The good: Beautiful story and prose.
The not-so-good: I would have loved to read more of some of the characters’ lives.
Publisher: University of Queensland Press
Setting: Adelaide, Australia and USA
Rating: 9 out of 10
Jean Harley Was Here is a book that should be sad, but isn’t. It’s a strong and uplifting story that leaves the reader with hope. It’s also the kind of novel that gets under your skin that you don’t want to end.
When I mention the plot, you will probably wonder why I’m making the above statements. The book is a reflection of grief after Jean Harley dies after falling off her bicycle and being hit by a car. There isn’t much of Jean herself in this book, but her memory and loss is felt very strongly by those close and not-so-close to her. Her husband, Stan. Son, Orion. Mother in law, Marion. Best friends, Neddy and Viv. The family dog, Digger. And the man who was driving the car, Charley. While the common focus is Jean and carrying on after her death, these characters are all interesting in their own right. Marion is a later life playwright. Charley was taught to read in prison. Neddy’s life revolves around her children and Viv lives for work and flings.
The story of life after the event is told in chapters from different points of view. I never knew who we were going to hear from next, nor how much time had passed. That was a good thing. It kept me eager to find out more about what was happening with Charley or Neddy and it revealed the healing process. Jean is never forgotten even as time moves on. Each character is finely crafted, flawed and realistic. They are just interesting people, who would generally fit in the category of ‘ordinary’ but when you follow their lives, are extraordinary. Charley led a hard life which ended up in prison. He only wanted to learn to read so he could read his mum’s letters and eventually write back to her. Lisa was the patient teacher and they struck up a friendship through letters. Charley is sorry for what happened with Jean, but explains his previous life as being what he deserved.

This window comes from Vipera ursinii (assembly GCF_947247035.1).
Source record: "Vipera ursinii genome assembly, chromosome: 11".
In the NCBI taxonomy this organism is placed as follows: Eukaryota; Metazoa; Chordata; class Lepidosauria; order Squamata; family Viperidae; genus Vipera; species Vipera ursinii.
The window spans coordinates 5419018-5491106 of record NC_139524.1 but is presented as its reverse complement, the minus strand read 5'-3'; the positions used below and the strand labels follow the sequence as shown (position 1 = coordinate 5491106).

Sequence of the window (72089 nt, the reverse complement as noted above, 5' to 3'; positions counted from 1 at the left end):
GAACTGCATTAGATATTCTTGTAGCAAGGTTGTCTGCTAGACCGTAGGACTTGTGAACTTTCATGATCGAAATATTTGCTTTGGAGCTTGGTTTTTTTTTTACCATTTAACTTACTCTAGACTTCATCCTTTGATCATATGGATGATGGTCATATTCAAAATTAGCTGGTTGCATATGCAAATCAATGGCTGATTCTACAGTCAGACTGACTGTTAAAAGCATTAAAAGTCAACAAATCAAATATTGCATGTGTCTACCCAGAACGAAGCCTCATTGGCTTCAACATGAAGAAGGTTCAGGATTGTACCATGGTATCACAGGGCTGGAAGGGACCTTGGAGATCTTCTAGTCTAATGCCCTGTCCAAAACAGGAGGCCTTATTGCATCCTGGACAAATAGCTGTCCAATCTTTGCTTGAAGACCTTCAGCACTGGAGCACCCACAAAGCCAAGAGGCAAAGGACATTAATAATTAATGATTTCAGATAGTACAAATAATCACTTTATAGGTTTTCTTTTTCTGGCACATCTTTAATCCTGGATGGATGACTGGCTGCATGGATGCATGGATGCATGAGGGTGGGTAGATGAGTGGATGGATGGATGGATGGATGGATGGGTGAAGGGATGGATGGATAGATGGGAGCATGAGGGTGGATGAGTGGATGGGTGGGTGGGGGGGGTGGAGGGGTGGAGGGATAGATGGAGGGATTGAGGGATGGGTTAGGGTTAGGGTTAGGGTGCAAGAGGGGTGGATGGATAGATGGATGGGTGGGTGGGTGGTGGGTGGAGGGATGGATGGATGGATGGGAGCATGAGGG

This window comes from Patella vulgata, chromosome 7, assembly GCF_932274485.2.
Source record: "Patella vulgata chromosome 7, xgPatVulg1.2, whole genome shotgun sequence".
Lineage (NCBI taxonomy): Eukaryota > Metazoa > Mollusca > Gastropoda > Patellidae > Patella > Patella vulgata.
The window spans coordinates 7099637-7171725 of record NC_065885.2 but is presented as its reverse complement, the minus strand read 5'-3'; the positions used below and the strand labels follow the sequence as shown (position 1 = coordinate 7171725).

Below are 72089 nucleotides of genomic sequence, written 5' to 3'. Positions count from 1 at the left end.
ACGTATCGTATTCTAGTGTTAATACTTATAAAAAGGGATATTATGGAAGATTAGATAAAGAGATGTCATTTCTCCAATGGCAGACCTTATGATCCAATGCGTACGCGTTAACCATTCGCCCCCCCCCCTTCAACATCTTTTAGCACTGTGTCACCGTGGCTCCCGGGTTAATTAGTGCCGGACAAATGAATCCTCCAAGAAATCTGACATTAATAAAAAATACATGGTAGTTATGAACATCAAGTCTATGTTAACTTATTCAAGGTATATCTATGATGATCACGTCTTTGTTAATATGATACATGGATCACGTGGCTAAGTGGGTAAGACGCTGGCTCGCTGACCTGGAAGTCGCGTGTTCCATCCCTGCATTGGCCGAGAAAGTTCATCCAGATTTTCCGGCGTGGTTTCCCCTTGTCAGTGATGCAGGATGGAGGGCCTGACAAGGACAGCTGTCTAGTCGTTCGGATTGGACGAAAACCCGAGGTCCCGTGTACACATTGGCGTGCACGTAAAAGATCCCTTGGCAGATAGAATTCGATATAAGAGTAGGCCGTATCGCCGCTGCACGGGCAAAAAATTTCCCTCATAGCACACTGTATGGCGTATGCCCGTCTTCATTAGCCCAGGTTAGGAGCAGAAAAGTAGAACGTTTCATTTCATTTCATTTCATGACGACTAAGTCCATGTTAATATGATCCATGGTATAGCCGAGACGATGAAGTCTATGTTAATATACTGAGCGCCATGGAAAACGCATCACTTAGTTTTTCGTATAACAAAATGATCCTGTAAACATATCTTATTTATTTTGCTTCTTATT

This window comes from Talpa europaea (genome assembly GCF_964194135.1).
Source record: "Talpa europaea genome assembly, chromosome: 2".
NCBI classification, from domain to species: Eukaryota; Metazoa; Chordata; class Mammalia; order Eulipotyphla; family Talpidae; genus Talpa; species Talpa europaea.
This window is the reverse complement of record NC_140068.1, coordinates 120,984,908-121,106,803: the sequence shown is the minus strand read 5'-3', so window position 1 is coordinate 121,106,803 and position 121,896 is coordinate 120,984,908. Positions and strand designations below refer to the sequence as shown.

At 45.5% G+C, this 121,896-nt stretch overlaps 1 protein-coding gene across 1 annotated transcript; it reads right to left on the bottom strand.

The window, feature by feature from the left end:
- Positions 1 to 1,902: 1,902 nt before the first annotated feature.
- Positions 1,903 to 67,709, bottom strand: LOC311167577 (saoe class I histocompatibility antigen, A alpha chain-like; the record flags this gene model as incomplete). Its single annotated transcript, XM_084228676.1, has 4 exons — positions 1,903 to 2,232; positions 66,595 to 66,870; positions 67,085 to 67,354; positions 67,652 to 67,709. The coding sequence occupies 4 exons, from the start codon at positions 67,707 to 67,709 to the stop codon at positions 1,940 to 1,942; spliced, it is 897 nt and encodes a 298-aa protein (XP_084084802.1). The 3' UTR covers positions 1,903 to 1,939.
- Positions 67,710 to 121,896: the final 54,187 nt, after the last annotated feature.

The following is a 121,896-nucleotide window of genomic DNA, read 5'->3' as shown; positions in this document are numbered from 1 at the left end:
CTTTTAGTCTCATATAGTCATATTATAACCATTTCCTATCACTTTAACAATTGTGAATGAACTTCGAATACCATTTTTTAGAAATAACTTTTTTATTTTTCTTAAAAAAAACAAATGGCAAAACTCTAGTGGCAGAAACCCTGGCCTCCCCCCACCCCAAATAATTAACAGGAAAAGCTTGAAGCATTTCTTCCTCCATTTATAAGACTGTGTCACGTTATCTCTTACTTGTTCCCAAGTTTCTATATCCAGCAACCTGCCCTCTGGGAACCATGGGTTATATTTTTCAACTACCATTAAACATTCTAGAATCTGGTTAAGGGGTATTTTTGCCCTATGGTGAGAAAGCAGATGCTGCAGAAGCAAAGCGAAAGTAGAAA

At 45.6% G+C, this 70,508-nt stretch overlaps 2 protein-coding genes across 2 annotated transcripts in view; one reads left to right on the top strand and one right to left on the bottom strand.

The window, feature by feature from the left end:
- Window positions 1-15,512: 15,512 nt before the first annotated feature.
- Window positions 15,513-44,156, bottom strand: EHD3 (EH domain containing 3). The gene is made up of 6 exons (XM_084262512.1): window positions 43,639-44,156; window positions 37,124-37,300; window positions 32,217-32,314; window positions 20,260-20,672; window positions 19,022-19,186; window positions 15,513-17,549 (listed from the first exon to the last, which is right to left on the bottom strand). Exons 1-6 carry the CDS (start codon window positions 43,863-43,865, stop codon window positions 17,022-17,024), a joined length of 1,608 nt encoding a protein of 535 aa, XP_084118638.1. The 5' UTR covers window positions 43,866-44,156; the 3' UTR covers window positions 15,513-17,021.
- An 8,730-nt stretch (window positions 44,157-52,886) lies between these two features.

Neddy and Viv are like chalk and cheese. Neddy was a promising writer, now she’s a full time mum. Does she love her new life? No. Would she swap it? Absolutely not. Even though Neddy is mum, cook, cleaner, driver and tethered to her house and/or a child, she celebrates what she has and knows to take small steps to manage her life (even if it is just cleaning Weet-Bix off the table and her). Viv is a mysterious high flyer of the design world, always ready for a challenge and another house to make over. She’s glamourous and tells herself she’s not one for children. Now it might be too late to change her mind – but is motherhood what she wants?
Jean Harley Was Here is a beautiful, strong story exploring grief with memorable characters. It’s a book you will remember long after you’ve finished it. Heather Taylor Johnson’s writing is just right – not too sad, not too trite but sensitively handled.